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With London markets closed for a bank holiday, European shares rose in below-average volumes. A rally in the US dollar entering its fourth week has come to the aid of the shares of European exporters that benefit from a weaker euro. Equity investors are brushing aside concern over the longevity of the Iran nuclear deal, instead focusing on the benefit of higher oil prices for energy firms.
WTI crude oil rose back above $70 per barrel for the first time since November 2014 in reaction to the possibility of lower oil exports from Iran. We think a majority of the oil price gain during the last month hinges on the Iran deal. All the latest reports seem to indicate Donald Trump, supported by Israel, wants to can the current arrangement with Iran. We tend to think the deal is dead in its current form- but a renegotiation of sorts is still possible. Any talk of an Iran nuclear deal 2.0 could put a top in the oil price.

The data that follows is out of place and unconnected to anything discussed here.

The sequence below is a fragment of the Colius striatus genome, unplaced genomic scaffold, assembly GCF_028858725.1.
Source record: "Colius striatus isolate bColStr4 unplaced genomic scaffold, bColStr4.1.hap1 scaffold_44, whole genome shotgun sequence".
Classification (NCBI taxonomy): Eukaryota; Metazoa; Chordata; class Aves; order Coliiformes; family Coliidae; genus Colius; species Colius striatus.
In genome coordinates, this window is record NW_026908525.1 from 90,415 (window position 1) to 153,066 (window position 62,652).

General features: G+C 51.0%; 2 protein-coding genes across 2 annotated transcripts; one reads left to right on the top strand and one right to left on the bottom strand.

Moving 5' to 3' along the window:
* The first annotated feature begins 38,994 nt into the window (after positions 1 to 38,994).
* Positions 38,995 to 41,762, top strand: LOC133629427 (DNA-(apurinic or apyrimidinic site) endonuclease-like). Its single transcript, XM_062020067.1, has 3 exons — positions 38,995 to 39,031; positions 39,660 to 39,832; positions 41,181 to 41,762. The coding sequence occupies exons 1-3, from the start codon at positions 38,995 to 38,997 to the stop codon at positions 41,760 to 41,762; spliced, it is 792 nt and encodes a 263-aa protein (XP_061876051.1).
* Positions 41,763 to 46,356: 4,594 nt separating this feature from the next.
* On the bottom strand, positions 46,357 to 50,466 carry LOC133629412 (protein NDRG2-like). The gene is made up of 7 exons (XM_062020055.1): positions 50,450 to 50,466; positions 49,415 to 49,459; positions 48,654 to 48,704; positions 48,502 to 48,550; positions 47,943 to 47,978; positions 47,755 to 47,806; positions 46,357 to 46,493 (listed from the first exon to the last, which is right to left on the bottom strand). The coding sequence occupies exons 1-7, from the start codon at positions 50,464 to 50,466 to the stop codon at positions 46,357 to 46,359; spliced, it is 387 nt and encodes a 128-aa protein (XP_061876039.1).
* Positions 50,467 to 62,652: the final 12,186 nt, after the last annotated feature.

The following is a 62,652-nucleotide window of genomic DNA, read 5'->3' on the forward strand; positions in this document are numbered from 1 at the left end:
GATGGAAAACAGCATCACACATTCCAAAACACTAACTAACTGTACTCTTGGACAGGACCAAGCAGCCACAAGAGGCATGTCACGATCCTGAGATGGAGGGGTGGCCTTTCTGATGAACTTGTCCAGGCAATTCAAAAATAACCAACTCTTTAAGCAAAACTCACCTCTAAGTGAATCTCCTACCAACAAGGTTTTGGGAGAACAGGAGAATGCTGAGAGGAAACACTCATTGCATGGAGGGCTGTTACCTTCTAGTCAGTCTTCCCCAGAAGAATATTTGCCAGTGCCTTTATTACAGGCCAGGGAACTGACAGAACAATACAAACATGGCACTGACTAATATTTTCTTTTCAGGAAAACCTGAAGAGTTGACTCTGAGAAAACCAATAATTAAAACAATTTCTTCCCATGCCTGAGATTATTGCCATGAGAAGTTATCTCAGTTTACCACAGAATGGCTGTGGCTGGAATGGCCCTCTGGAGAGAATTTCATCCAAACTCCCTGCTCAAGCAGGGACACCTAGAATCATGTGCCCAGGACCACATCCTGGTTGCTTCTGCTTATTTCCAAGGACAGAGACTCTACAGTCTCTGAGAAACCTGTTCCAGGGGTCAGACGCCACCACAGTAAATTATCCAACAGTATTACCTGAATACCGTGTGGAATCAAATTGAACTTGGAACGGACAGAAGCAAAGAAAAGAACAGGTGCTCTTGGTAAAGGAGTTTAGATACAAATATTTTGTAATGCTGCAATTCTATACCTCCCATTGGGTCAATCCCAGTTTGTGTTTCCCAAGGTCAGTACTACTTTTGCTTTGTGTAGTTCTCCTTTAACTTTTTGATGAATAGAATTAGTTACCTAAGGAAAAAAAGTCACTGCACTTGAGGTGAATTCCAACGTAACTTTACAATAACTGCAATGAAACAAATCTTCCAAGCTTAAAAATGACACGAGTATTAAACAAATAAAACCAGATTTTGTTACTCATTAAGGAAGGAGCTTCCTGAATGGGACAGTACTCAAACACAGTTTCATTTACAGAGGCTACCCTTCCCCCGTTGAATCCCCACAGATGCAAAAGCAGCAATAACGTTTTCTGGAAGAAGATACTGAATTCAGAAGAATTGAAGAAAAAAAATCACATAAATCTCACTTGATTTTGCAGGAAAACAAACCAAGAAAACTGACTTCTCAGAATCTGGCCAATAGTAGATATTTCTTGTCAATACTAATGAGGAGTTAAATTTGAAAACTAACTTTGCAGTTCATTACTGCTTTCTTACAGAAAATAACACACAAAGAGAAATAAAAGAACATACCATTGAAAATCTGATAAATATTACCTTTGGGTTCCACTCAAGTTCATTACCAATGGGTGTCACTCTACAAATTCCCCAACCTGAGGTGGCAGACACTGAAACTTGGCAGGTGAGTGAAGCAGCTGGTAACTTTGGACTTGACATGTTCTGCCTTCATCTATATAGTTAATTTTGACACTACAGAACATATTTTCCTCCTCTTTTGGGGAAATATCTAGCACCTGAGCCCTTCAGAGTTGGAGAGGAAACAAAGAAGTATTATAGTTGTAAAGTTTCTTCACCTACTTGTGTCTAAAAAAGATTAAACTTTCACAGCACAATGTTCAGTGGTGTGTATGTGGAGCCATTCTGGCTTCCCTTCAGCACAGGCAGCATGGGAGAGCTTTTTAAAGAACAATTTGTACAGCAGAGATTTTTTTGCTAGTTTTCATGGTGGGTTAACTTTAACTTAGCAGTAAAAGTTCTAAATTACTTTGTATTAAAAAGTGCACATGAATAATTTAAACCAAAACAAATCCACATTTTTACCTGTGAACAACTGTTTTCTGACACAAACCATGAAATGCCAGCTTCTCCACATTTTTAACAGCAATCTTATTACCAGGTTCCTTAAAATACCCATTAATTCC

Another round of soft Eurozone data, this time a surprise decline in German factory orders for March, saw the euro drop against most major currencies CFTC data has shown positioning is still very bullish euro despite the recent declines. If shorts still have not been squeezed, this dollar rally might have only just gotten started.
France’s CAC-40 underperformed as shares of Air-France-KLM dropped 10% upon the news of the resignation of the airline’s CEO. Unions rejecting his pay deal means Jean-Marc Janaillac has failed to get the job done on soothing labour relations. And as he promised he has stepped aside to give somebody else a shot. We are not hopeful his successor will have much more luck. The choice is binary for the airline’s next boss; pay higher wages or face more revenue-destroying strikes and flight cancellations.
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